Heating in the industrial, commercial and residential sectors accounts for an estimated 40-50% of global final energy demand. But renewable energy technologies do not contribute significantly to providing that heat. The need for policies supporting heat from renewables is often overshadowed by efforts in transportation and power generation. The publication Renewables for Heating and Cooling – Untapped Potential turns the spotlight on a sector often overlooked even though it offers one of the largest potential contributions to climate change mitigation and energy security. Taking a hands-on approach, it details the “carrot and stick” policies that, when combined with education programs, can vigorously support renewable technologies for heating and cooling. Renewables for Heating and Cooling – Untapped Potential comes up with some strong findings on both policies and markets for renewable heating technologies. It is the fruit of intensive collaboration between researchers and takes a crucial step in raising awareness of the vast potential of renewable heat.
“This publication marks a milestone for renewable heat and gives policy-makers the tools to stir the ‘sleeping giant’ of renewables potentials,” said Hans Jørgen Koch, Deputy State Secretary of the Danish Energy Agency and Chair of the RETD. Ole Langniss, a co-author and former Operating Agent for the RETD, declared “this publication proves that renewable heating technologies are mature and inexpensive; now, the time is ripe for governments to guide the markets.”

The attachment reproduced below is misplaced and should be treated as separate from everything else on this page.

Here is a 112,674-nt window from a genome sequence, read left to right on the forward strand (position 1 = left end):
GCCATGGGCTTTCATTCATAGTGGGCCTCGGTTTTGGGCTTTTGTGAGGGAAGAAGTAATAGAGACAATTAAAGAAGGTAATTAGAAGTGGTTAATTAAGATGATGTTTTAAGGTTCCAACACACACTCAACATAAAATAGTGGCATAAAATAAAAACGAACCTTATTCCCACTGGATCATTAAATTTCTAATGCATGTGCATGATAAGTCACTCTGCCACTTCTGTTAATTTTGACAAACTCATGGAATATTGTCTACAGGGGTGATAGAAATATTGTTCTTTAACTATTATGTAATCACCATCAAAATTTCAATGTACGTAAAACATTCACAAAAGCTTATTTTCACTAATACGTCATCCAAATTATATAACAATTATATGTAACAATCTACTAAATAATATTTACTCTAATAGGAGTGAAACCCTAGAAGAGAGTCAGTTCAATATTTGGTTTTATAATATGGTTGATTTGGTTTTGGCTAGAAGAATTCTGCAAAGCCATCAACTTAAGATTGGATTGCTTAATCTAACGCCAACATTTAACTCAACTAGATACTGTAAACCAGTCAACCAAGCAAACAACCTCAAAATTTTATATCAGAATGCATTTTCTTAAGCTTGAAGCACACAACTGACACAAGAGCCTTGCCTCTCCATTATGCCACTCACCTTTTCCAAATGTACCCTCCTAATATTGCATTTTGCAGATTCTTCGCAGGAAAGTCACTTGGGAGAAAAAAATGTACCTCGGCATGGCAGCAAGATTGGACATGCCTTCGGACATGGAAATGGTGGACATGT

Stuttgart, Germany (January 25, 2008): The International Energy Agency’s Implementing Agreement on Renewable Energy Technology Deployment (RETD) has issued the hardcopy release of its “Renewables for Heating and Cooling – Untapped Potential.” The report was a joint effort with the IEA Renewable Energy Unit (REU).
The objective of the RETD Heating and Cooling project is to provide an improved basis for decisions to promote heating and cooling services based on renewable energy.
The purpose is to identify actions which governments and local authorities could undertake to promote renewable energy for heating and cooling purposes.
The main results include the aforementioned comprehensive review of renewable heating and cooling technologies, markets and policies, “Renewables for Heating and Cooling – Untapped Potential” and a standard methods toolbox created to assist policy-makers in designing support schemes for renewable heat. A good policy practice brochure will also be created, especially targeted toward public bodies. The Standard Methods tool and good policy practice brochure are available for download below.
Additional Project Downloads:
- Biomass Excel Tool
- Biomass User Guide
- Solar Thermal Excel Tool
- Solar Thermal User Guide
- Heat Pump Excel Tool
- Heat Pump User Guide
- Good Policy Practice Brochure (Presented at WIREC 2008)
- Recommendations for Public Bodies
The project was launched in November 2006 and ran until February 2008.